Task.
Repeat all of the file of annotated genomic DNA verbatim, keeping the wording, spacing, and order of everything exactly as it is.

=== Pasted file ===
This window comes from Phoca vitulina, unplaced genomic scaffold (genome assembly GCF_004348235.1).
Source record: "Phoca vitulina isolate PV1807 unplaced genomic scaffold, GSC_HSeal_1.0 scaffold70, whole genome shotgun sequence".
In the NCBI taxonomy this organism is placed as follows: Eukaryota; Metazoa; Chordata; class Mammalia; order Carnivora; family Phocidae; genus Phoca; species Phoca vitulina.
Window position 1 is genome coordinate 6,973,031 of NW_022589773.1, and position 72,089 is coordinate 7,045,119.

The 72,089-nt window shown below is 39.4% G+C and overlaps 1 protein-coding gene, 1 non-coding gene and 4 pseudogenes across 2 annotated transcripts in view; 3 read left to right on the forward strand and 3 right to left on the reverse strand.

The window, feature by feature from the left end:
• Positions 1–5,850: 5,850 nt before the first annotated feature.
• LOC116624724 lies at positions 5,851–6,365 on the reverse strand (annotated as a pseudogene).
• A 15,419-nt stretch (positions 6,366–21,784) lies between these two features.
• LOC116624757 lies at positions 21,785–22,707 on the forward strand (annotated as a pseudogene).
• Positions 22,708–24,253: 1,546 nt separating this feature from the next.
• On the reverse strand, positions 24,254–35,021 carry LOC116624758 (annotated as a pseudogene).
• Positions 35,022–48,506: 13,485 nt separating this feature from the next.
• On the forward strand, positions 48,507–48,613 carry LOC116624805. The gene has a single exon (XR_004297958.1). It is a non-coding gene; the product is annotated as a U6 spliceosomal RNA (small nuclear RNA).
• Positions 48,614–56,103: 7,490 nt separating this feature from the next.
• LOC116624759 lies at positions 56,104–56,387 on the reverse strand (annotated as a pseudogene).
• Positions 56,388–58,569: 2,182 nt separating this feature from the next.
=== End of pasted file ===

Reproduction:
This window comes from Phoca vitulina, unplaced genomic scaffold (genome assembly GCF_004348235.1).
Source record: "Phoca vitulina isolate PV1807 unplaced genomic scaffold, GSC_HSeal_1.0 scaffold70, whole genome shotgun sequence".
In the NCBI taxonomy this organism is placed as follows: Eukaryota; Metazoa; Chordata; class Mammalia; order Carnivora; family Phocidae; genus Phoca; species Phoca vitulina.
Window position 1 is genome coordinate 6,973,031 of NW_022589773.1, and position 72,089 is coordinate 7,045,119.

The 72,089-nt window shown below is 39.4% G+C and overlaps 1 protein-coding gene, 1 non-coding gene and 4 pseudogenes across 2 annotated transcripts in view; 3 read left to right on the forward strand and 3 right to left on the reverse strand.

The window, feature by feature from the left end:
• Positions 1–5,850: 5,850 nt before the first annotated feature.
• LOC116624724 lies at positions 5,851–6,365 on the reverse strand (annotated as a pseudogene).
• A 15,419-nt stretch (positions 6,366–21,784) lies between these two features.
• LOC116624757 lies at positions 21,785–22,707 on the forward strand (annotated as a pseudogene).
• Positions 22,708–24,253: 1,546 nt separating this feature from the next.
• On the reverse strand, positions 24,254–35,021 carry LOC116624758 (annotated as a pseudogene).
• Positions 35,022–48,506: 13,485 nt separating this feature from the next.
• On the forward strand, positions 48,507–48,613 carry LOC116624805. The gene has a single exon (XR_004297958.1). It is a non-coding gene; the product is annotated as a U6 spliceosomal RNA (small nuclear RNA).
• Positions 48,614–56,103: 7,490 nt separating this feature from the next.
• LOC116624759 lies at positions 56,104–56,387 on the reverse strand (annotated as a pseudogene).
• Positions 56,388–58,569: 2,182 nt separating this feature from the next.